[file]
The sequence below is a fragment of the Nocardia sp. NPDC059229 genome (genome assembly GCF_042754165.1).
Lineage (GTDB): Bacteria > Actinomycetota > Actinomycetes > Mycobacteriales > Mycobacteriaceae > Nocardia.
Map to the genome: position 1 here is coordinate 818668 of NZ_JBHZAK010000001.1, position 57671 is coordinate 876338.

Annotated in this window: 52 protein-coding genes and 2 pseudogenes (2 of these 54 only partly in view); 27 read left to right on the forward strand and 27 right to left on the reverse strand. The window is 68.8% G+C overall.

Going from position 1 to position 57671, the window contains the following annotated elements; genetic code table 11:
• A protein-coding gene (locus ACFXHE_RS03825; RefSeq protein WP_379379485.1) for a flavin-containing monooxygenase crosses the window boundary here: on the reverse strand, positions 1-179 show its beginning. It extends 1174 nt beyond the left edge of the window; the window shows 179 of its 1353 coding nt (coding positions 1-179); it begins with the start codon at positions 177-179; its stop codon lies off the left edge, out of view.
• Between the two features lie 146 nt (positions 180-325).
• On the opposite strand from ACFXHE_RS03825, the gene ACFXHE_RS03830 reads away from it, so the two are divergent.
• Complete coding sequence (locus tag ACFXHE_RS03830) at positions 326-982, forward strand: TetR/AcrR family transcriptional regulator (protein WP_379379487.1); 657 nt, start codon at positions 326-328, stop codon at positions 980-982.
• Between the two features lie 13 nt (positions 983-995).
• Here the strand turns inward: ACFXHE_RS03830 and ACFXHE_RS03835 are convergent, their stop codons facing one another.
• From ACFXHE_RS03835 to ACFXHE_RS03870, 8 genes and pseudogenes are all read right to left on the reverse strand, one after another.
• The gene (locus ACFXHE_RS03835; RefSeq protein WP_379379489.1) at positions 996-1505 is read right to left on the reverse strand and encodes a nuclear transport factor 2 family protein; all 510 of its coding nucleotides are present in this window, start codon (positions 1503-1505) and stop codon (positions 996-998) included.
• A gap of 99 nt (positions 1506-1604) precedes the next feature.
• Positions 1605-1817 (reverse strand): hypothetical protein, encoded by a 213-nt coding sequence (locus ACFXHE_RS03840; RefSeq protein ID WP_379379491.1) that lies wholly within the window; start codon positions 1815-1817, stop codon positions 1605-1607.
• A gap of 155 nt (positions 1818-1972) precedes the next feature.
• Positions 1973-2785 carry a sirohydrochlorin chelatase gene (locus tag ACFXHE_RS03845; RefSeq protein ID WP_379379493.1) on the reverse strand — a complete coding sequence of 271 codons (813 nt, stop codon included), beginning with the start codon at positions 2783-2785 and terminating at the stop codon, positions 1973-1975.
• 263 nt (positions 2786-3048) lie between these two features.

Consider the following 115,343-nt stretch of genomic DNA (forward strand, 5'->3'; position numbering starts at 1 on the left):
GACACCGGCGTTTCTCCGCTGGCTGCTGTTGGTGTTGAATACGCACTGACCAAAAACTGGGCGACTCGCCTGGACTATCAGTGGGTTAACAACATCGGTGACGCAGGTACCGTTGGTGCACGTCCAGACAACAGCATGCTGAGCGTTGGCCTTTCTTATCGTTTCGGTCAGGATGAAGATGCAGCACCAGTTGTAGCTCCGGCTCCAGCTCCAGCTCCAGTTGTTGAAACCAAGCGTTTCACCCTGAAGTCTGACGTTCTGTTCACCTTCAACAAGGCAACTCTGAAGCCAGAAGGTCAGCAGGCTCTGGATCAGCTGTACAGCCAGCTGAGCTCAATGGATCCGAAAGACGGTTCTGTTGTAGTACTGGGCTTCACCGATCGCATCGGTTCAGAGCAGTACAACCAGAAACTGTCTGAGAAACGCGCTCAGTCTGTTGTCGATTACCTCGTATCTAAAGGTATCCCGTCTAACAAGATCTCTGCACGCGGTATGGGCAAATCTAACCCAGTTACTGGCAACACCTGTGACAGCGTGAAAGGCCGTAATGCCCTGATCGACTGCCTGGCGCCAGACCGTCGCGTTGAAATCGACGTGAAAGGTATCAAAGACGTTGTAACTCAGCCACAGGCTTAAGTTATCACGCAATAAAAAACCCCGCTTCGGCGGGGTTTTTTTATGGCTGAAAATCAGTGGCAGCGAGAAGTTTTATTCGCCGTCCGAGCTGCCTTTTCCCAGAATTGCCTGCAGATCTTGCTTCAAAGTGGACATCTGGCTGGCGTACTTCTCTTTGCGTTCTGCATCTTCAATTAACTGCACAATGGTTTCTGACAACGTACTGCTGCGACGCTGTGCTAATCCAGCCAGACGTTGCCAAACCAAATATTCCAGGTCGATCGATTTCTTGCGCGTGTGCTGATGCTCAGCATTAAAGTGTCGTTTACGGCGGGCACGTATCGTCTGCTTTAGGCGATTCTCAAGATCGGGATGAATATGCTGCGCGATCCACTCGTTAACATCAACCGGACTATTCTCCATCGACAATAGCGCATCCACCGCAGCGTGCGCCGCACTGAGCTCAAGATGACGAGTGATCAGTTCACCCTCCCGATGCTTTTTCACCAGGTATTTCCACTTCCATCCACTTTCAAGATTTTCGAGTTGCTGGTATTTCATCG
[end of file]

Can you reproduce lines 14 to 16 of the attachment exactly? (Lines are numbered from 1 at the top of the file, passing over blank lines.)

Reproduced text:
• A gap of 99 nt (positions 1506-1604) precedes the next feature.
• Positions 1605-1817 (reverse strand): hypothetical protein, encoded by a 213-nt coding sequence (locus ACFXHE_RS03840; RefSeq protein ID WP_379379491.1) that lies wholly within the window; start codon positions 1815-1817, stop codon positions 1605-1607.
• A gap of 155 nt (positions 1818-1972) precedes the next feature.